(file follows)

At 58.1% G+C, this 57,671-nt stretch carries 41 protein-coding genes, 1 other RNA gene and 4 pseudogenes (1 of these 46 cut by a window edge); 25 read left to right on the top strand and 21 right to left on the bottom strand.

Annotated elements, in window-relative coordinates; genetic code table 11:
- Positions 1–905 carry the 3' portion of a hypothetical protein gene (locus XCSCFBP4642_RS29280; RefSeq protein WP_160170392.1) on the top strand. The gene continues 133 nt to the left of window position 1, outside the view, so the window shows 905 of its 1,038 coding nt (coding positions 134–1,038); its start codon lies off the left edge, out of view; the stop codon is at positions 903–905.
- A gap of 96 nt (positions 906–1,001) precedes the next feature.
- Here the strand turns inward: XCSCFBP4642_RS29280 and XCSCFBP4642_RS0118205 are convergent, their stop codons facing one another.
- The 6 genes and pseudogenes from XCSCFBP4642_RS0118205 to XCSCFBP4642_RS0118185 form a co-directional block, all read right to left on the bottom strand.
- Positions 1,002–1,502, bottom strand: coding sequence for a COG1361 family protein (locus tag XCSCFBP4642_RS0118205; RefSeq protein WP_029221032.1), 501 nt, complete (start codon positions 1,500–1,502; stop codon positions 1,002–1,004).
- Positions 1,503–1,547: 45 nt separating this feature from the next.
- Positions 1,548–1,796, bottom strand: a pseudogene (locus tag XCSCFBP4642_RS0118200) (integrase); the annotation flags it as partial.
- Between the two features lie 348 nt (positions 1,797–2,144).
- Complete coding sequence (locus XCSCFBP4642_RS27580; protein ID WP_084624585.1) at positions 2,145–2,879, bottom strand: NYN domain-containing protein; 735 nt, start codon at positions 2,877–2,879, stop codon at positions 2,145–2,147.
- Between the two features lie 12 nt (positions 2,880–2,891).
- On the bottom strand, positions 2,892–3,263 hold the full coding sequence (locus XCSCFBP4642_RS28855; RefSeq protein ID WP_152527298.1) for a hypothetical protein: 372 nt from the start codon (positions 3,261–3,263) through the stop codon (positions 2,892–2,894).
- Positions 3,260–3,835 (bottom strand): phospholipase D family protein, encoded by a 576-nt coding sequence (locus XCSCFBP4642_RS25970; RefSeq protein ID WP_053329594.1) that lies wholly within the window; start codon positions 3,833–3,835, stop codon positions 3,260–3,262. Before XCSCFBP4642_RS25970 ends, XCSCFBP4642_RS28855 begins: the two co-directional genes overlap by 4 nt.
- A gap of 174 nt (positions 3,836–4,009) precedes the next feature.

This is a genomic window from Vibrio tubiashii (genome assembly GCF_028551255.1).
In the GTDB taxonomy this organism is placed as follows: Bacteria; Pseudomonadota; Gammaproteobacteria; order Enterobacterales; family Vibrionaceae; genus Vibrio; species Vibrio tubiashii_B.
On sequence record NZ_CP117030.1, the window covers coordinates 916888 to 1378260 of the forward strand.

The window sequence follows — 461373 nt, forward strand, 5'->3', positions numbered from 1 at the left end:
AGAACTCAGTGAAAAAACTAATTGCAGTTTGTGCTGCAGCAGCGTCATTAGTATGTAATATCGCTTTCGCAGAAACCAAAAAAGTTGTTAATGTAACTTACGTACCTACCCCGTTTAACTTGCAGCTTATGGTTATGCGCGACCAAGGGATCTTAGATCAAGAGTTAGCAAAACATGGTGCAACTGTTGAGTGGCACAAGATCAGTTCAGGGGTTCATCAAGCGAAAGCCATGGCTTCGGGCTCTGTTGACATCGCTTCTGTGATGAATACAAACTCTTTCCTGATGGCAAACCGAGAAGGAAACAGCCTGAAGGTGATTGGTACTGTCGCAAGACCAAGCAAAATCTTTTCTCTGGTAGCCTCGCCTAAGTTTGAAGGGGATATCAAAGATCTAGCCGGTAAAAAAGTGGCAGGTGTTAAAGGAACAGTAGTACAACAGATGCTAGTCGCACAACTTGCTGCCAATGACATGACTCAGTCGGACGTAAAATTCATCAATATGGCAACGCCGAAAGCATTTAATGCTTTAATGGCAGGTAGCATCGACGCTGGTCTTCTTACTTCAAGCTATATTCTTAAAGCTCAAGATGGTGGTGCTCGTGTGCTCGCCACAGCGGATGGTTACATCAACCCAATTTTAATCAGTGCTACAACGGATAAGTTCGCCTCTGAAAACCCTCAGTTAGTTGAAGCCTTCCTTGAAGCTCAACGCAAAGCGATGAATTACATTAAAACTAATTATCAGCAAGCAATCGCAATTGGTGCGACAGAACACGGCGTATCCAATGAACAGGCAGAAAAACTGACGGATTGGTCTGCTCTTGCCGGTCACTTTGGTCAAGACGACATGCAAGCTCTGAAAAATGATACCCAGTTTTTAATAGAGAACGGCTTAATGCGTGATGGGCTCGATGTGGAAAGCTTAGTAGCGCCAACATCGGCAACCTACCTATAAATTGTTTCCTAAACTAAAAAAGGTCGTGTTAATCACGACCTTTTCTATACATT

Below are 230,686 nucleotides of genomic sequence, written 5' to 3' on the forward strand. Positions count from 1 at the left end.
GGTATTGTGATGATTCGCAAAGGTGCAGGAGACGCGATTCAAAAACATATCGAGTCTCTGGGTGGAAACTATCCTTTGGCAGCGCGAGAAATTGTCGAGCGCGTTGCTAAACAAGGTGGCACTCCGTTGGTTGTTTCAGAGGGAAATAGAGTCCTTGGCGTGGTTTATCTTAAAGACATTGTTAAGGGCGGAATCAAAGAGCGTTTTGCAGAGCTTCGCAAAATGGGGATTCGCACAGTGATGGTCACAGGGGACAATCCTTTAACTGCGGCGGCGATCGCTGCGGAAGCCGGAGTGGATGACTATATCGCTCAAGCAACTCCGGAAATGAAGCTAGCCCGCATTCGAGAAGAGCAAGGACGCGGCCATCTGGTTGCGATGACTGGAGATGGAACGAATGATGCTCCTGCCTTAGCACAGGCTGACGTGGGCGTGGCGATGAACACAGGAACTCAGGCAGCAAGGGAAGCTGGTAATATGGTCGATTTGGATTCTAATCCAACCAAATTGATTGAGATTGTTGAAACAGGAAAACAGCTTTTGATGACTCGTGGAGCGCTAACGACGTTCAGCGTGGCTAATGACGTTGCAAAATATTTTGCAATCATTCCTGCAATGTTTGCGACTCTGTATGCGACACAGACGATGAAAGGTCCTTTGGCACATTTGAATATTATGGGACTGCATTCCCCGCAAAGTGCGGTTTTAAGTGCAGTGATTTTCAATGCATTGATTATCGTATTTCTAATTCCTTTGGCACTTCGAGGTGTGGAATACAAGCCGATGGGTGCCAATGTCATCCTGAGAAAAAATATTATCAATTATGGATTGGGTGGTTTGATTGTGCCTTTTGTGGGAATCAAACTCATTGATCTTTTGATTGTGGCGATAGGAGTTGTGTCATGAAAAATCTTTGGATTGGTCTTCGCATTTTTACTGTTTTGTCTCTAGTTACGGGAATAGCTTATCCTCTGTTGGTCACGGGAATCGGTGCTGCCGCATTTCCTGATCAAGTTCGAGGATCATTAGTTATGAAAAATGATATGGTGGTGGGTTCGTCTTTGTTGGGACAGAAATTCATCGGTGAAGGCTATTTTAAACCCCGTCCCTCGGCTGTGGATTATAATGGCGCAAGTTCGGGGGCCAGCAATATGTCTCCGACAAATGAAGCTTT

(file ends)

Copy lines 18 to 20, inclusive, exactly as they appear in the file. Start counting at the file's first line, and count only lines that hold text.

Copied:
On sequence record NZ_CP117030.1, the window covers coordinates 916888 to 1378260 of the forward strand.

The window sequence follows — 461373 nt, forward strand, 5'->3', positions numbered from 1 at the left end:
AGAACTCAGTGAAAAAACTAATTGCAGTTTGTGCTGCAGCAGCGTCATTAGTATGTAATATCGCTTTCGCAGAAACCAAAAAAGTTGTTAATGTAACTTACGTACCTACCCCGTTTAACTTGCAGCTTATGGTTATGCGCGACCAAGGGATCTTAGATCAAGAGTTAGCAAAACATGGTGCAACTGTTGAGTGGCACAAGATCAGTTCAGGGGTTCATCAAGCGAAAGCCATGGCTTCGGGCTCTGTTGACATCGCTTCTGTGATGAATACAAACTCTTTCCTGATGGCAAACCGAGAAGGAAACAGCCTGAAGGTGATTGGTACTGTCGCAAGACCAAGCAAAATCTTTTCTCTGGTAGCCTCGCCTAAGTTTGAAGGGGATATCAAAGATCTAGCCGGTAAAAAAGTGGCAGGTGTTAAAGGAACAGTAGTACAACAGATGCTAGTCGCACAACTTGCTGCCAATGACATGACTCAGTCGGACGTAAAATTCATCAATATGGCAACGCCGAAAGCATTTAATGCTTTAATGGCAGGTAGCATCGACGCTGGTCTTCTTACTTCAAGCTATATTCTTAAAGCTCAAGATGGTGGTGCTCGTGTGCTCGCCACAGCGGATGGTTACATCAACCCAATTTTAATCAGTGCTACAACGGATAAGTTCGCCTCTGAAAACCCTCAGTTAGTTGAAGCCTTCCTTGAAGCTCAACGCAAAGCGATGAATTACATTAAAACTAATTATCAGCAAGCAATCGCAATTGGTGCGACAGAACACGGCGTATCCAATGAACAGGCAGAAAAACTGACGGATTGGTCTGCTCTTGCCGGTCACTTTGGTCAAGACGACATGCAAGCTCTGAAAAATGATACCCAGTTTTTAATAGAGAACGGCTTAATGCGTGATGGGCTCGATGTGGAAAGCTTAGTAGCGCCAACATCGGCAACCTACCTATAAATTGTTTCCTAAACTAAAAAAGGTCGTGTTAATCACGACCTTTTCTATACATT